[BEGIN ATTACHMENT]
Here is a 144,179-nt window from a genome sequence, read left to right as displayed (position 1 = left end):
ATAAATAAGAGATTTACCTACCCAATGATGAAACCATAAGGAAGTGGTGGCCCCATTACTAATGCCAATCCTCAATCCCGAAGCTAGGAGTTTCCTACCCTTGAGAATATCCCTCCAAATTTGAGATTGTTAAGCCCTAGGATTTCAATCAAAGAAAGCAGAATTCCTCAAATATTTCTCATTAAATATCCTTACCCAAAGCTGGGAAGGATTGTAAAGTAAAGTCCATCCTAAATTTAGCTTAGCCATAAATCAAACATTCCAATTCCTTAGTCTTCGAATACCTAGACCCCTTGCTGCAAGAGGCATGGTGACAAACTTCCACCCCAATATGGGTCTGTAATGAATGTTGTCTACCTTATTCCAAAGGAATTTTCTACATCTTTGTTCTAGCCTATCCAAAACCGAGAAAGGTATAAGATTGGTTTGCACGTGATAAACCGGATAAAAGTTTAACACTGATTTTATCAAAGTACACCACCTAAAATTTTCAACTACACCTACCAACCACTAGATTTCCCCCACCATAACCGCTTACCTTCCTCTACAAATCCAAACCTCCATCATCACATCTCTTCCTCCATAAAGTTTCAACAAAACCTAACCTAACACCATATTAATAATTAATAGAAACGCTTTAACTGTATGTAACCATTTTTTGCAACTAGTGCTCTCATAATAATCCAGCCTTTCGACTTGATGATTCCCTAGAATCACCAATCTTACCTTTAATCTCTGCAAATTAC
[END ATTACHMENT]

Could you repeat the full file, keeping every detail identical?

Here is a 144,179-nt window from a genome sequence, read left to right as displayed (position 1 = left end):
ATAAATAAGAGATTTACCTACCCAATGATGAAACCATAAGGAAGTGGTGGCCCCATTACTAATGCCAATCCTCAATCCCGAAGCTAGGAGTTTCCTACCCTTGAGAATATCCCTCCAAATTTGAGATTGTTAAGCCCTAGGATTTCAATCAAAGAAAGCAGAATTCCTCAAATATTTCTCATTAAATATCCTTACCCAAAGCTGGGAAGGATTGTAAAGTAAAGTCCATCCTAAATTTAGCTTAGCCATAAATCAAACATTCCAATTCCTTAGTCTTCGAATACCTAGACCCCTTGCTGCAAGAGGCATGGTGACAAACTTCCACCCCAATATGGGTCTGTAATGAATGTTGTCTACCTTATTCCAAAGGAATTTTCTACATCTTTGTTCTAGCCTATCCAAAACCGAGAAAGGTATAAGATTGGTTTGCACGTGATAAACCGGATAAAAGTTTAACACTGATTTTATCAAAGTACACCACCTAAAATTTTCAACTACACCTACCAACCACTAGATTTCCCCCACCATAACCGCTTACCTTCCTCTACAAATCCAAACCTCCATCATCACATCTCTTCCTCCATAAAGTTTCAACAAAACCTAACCTAACACCATATTAATAATTAATAGAAACGCTTTAACTGTATGTAACCATTTTTTGCAACTAGTGCTCTCATAATAATCCAGCCTTTCGACTTGATGATTCCCTAGAATCACCAATCTTACCTTTAATCTCTGCAAATTAC